One of our favorite stories from 2012 was Gargi Mehra’s “Social Not-Working.” Gargi’s writing made an immediate impact on us, and we’re thrilled to have the opportunity to sit down with her and discuss a new project. Here’s what she had to say.

BS: Gargi, it’s been a few years since you appeared in Bartleby Snopes. Catch us up to speed. What have you been up to  Gargi Mehraduring that time?

GM: Writing and getting published, though not as regularly as I’d like! It’s taken me a few years to develop a constant pattern of getting down words every single day. My story getting published in Bartleby Snopes, which has always been one of my favorite literary venues, gave me the impetus I needed to keep going.

BS: Tell us a bit about your involvement with Distant Echoes. How did this collection come to be?

GM: Around the end of 2013, I was in the throes of writing a story when it occurred to me that if only I could commit to writing one short story each month I’d have a substantial body of work by the end of the year. Luckily my brilliant writer friend Radhika Meghanathan had the same idea but was ahead of me. She had formed a group, and all I had to do was join in. She laid down the ground rules, established deadlines, and we were off!

BS: Distant Echoes seems like a fascinating project. I haven’t read the entire collection yet, but your story “A Matter of the Heart” really struck me. What was the inspiration for this piece? Distant_Echoes

GM: Many years ago, I read a newspaper story about a woman abandoning her infant and husband, and eloping with a man she’d fallen in love with. I wondered under what circumstances a mother and a wife would do such a thing. This story is my version of that news item.

BS: I can’t help but notice the connections between the main character and your own life. You’re both programmers and both mothers. Obviously there’s a line that marks the difference between the writer and the narrator. How does personal experience impact your work? 

GM: Most of my fiction is based on “write what you know.” I chose to set this story in the place I know best – the office, and to some extent, Singapore. What was difficult was imagining a mother leaving behind a reasonably stable life in pursuit of a man, but I hope I’ve captured her mental and physical journey appropriately.

BS: Other than your own story, of course, what’s your favorite piece in this collection?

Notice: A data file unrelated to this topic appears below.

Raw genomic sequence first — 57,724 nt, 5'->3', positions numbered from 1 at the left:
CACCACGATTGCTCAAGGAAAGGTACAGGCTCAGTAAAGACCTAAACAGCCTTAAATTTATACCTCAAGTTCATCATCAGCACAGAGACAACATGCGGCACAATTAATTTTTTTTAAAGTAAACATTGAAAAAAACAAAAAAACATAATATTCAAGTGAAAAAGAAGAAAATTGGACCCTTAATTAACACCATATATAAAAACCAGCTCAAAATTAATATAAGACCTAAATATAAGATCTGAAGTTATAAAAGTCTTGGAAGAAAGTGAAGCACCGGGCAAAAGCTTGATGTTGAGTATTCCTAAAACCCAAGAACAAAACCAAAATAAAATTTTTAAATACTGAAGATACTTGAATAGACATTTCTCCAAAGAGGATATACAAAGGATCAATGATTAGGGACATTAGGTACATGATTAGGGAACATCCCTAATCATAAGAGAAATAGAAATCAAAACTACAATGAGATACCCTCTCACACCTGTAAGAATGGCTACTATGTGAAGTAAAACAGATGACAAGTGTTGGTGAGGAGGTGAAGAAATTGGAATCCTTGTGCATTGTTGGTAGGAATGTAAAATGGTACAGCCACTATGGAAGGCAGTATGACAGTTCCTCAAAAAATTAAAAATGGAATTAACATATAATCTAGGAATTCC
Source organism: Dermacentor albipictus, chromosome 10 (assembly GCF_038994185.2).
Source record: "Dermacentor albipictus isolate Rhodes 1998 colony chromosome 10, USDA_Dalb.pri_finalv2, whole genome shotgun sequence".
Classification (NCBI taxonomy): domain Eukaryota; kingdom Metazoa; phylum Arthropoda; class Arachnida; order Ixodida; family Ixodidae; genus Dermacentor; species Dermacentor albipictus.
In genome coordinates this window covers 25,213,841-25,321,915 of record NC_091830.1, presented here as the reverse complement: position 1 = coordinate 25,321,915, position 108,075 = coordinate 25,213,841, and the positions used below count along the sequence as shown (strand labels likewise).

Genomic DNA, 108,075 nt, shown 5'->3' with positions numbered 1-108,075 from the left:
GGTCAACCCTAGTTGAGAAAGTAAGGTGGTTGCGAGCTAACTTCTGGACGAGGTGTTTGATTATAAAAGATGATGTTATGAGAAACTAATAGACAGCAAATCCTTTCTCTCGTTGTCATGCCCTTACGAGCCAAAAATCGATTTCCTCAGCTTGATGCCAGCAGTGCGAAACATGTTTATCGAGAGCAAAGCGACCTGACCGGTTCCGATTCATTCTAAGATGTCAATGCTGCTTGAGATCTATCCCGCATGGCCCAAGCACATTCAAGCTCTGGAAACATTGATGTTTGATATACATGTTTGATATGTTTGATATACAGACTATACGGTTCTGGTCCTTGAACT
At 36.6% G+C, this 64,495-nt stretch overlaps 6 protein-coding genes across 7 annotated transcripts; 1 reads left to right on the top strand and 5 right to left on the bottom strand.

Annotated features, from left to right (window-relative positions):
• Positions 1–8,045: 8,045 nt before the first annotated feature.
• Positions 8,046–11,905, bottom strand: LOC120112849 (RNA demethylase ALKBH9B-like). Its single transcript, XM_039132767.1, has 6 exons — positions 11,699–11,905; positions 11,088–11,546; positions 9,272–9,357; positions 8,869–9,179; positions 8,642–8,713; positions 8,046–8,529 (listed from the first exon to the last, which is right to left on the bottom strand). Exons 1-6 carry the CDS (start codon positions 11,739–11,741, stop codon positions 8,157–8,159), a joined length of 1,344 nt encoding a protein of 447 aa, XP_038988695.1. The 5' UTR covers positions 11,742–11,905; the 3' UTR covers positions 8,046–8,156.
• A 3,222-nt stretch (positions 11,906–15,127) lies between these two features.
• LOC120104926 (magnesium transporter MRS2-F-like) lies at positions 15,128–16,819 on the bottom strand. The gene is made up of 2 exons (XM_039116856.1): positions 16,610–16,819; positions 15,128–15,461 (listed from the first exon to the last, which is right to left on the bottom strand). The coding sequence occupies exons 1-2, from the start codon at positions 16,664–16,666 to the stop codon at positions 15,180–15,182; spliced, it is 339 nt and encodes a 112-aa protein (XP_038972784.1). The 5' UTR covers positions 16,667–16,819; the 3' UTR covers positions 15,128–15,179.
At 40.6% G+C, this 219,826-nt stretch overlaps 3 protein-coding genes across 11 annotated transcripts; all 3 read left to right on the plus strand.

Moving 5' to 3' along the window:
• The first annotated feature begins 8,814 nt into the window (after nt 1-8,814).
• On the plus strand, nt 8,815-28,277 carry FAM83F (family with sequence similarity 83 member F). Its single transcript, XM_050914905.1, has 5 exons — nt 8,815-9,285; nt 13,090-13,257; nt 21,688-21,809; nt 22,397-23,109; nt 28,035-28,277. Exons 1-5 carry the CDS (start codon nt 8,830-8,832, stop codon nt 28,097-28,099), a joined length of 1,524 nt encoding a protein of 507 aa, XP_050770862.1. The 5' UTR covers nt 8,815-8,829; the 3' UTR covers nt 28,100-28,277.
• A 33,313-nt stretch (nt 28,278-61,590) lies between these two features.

GM: I really like Shruthi Rao’s story “Fuddy-Duddies.” The ambiguity of the protagonist’s gender gives the story a certain spin. It’s a great look at the attitudes of policemen in small-town India.

The other one I like is the first story of the collection, Vrinda Baliga’s “Paying the Piper.” I love stories set in the software world and this one puts forth a brilliant idea that is scarily enough not too far from the real world.

BS: What do you see as the value of lit mags in today’s publishing world?

GM: For writers lit mags are gold. They’re the best places to gain a foothold in the writing and publishing spheres. It gives confidence to a writer just starting out when their work is accepted by someone other than family and friends.

As a reader I love the daily dose of stories I get through lit mags. In fact I might say that more of my reading is on lit mags nowadays, maybe more than novels and nonfiction.

BS: What writers have influenced your own work?

GM: Among the writers of classics it would be Jane Austen and PG Wodehouse. From the modern writers I adore the works of Eoin Colfer and Jasper Fforde. I admire that Alexander McCall Smith writes a thousand words of publishable fiction per hour. The short stories of Lavanya Sankaran, Jhumpa Lahiri, Alice Munro and George Saunders inspire me to try and match their standard.

BS: So what’s next for Gargi Mehra?

GM: More short stories, essays and I’m also outlining a novel. I have written two novels earlier but I have consigned them to the department of ‘practice novels’ now. I hope the third one does the trick!

BS: Thanks for taking the time to chat about your writing and your life. Good luck with Distant Voices and whatever is coming next.

Nathaniel Tower

Nathaniel Tower is the founding and managing editor of Bartleby Snopes Literary Magazine and Press. Find out more about Nathaniel at

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